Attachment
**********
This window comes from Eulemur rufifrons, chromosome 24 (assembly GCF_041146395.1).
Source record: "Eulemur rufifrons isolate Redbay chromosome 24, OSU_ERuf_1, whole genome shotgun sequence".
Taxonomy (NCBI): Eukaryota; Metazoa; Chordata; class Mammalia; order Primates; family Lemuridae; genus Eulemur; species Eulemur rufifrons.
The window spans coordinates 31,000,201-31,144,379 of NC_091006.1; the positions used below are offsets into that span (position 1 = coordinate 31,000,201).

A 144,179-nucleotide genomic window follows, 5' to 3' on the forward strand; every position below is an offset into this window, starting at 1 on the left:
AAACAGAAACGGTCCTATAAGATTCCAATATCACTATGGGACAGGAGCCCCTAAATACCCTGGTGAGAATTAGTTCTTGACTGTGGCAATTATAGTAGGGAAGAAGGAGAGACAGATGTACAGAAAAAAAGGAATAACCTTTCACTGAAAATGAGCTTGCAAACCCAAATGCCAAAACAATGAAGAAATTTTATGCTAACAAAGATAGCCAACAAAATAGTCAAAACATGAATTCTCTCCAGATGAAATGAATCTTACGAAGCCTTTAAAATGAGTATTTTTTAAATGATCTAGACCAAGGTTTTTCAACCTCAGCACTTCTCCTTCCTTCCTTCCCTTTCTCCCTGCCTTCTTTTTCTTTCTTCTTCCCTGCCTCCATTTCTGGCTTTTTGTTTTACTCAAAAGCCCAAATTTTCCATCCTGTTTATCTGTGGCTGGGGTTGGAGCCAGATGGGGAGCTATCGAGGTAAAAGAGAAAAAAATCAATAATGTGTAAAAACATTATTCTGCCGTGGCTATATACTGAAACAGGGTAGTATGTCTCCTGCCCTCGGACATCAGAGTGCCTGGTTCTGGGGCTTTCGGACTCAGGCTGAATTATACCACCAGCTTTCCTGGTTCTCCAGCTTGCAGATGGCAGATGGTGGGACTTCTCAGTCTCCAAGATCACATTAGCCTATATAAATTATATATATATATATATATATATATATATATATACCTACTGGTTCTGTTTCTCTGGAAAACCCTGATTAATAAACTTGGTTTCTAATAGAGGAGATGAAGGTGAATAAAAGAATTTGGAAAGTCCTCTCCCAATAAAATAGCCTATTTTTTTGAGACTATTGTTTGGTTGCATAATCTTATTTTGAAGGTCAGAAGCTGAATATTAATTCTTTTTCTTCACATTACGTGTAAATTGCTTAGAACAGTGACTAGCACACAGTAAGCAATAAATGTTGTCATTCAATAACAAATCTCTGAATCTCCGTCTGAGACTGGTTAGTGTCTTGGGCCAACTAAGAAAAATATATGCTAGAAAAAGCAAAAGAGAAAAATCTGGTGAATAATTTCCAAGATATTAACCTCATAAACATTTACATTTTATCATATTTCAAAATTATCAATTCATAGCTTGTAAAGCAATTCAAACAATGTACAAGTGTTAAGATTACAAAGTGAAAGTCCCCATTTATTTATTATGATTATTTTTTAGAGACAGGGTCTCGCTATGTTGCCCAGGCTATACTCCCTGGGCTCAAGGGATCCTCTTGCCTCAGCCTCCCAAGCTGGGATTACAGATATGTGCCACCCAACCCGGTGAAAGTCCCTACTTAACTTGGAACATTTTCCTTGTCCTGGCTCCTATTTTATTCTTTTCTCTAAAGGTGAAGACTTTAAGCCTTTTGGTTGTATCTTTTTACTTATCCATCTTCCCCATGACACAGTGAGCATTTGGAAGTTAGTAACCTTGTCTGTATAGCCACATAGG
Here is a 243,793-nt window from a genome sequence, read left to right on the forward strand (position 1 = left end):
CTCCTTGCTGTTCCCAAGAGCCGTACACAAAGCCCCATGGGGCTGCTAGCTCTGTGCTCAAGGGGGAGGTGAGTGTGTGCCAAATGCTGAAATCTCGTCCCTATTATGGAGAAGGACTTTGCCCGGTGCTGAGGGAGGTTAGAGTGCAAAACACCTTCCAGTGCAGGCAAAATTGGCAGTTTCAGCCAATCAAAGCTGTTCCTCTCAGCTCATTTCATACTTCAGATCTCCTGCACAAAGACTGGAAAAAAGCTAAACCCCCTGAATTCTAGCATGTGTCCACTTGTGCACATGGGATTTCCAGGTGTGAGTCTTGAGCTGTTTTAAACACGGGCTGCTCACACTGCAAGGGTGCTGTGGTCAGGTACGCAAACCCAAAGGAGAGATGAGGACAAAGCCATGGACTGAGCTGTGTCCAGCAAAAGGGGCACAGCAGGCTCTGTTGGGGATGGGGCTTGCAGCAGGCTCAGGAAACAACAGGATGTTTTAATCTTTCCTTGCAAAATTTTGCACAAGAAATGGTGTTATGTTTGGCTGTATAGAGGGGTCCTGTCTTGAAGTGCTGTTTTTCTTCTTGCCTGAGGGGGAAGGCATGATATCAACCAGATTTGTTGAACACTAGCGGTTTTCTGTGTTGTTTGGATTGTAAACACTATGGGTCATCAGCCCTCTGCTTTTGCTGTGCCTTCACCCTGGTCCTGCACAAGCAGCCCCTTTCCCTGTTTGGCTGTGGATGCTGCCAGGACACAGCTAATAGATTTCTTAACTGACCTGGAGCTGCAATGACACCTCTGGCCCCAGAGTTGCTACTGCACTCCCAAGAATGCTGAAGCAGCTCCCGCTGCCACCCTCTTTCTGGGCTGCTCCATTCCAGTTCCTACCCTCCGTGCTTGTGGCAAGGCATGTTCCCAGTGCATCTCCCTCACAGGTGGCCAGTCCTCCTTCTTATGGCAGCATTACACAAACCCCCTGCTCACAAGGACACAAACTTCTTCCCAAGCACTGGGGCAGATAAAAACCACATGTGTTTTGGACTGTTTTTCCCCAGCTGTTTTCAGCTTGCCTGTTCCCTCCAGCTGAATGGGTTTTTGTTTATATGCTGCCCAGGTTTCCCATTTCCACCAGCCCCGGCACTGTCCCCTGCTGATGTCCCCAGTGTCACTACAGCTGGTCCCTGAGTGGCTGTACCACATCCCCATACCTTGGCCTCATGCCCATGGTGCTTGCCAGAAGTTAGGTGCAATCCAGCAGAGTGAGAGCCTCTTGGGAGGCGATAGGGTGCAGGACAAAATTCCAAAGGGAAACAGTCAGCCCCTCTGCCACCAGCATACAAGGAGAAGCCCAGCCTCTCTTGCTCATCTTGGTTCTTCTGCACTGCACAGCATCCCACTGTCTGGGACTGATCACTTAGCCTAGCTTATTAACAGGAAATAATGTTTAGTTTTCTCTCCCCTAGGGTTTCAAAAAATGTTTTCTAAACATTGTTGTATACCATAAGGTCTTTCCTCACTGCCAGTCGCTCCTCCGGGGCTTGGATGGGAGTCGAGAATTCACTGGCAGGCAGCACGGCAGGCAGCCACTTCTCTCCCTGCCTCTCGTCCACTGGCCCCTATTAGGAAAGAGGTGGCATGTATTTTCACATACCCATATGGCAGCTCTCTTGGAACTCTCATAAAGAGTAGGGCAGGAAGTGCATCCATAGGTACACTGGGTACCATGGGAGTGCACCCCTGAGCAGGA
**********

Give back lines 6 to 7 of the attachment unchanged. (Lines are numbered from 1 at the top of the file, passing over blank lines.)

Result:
AAACAGAAACGGTCCTATAAGATTCCAATATCACTATGGGACAGGAGCCCCTAAATACCCTGGTGAGAATTAGTTCTTGACTGTGGCAATTATAGTAGGGAAGAAGGAGAGACAGATGTACAGAAAAAAAGGAATAACCTTTCACTGAAAATGAGCTTGCAAACCCAAATGCCAAAACAATGAAGAAATTTTATGCTAACAAAGATAGCCAACAAAATAGTCAAAACATGAATTCTCTCCAGATGAAATGAATCTTACGAAGCCTTTAAAATGAGTATTTTTTAAATGATCTAGACCAAGGTTTTTCAACCTCAGCACTTCTCCTTCCTTCCTTCCCTTTCTCCCTGCCTTCTTTTTCTTTCTTCTTCCCTGCCTCCATTTCTGGCTTTTTGTTTTACTCAAAAGCCCAAATTTTCCATCCTGTTTATCTGTGGCTGGGGTTGGAGCCAGATGGGGAGCTATCGAGGTAAAAGAGAAAAAAATCAATAATGTGTAAAAACATTATTCTGCCGTGGCTATATACTGAAACAGGGTAGTATGTCTCCTGCCCTCGGACATCAGAGTGCCTGGTTCTGGGGCTTTCGGACTCAGGCTGAATTATACCACCAGCTTTCCTGGTTCTCCAGCTTGCAGATGGCAGATGGTGGGACTTCTCAGTCTCCAAGATCACATTAGCCTATATAAATTATATATATATATATATATATATATATATATATACCTACTGGTTCTGTTTCTCTGGAAAACCCTGATTAATAAACTTGGTTTCTAATAGAGGAGATGAAGGTGAATAAAAGAATTTGGAAAGTCCTCTCCCAATAAAATAGCCTATTTTTTTGAGACTATTGTTTGGTTGCATAATCTTATTTTGAAGGTCAGAAGCTGAATATTAATTCTTTTTCTTCACATTACGTGTAAATTGCTTAGAACAGTGACTAGCACACAGTAAGCAATAAATGTTGTCATTCAATAACAAATCTCTGAATCTCCGTCTGAGACTGGTTAGTGTCTTGGGCCAACTAAGAAAAATATATGCTAGAAAAAGCAAAAGAGAAAAATCTGGTGAATAATTTCCAAGATATTAACCTCATAAACATTTACATTTTATCATATTTCAAAATTATCAATTCATAGCTTGTAAAGCAATTCAAACAATGTACAAGTGTTAAGATTACAAAGTGAAAGTCCCCATTTATTTATTATGATTATTTTTTAGAGACAGGGTCTCGCTATGTTGCCCAGGCTATACTCCCTGGGCTCAAGGGATCCTCTTGCCTCAGCCTCCCAAGCTGGGATTACAGATATGTGCCACCCAACCCGGTGAAAGTCCCTACTTAACTTGGAACATTTTCCTTGTCCTGGCTCCTATTTTATTCTTTTCTCTAAAGGTGAAGACTTTAAGCCTTTTGGTTGTATCTTTTTACTTATCCATCTTCCCCATGACACAGTGAGCATTTGGAAGTTAGTAACCTTGTCTGTATAGCCACATAGG
Here is a 243,793-nt window from a genome sequence, read left to right on the forward strand (position 1 = left end):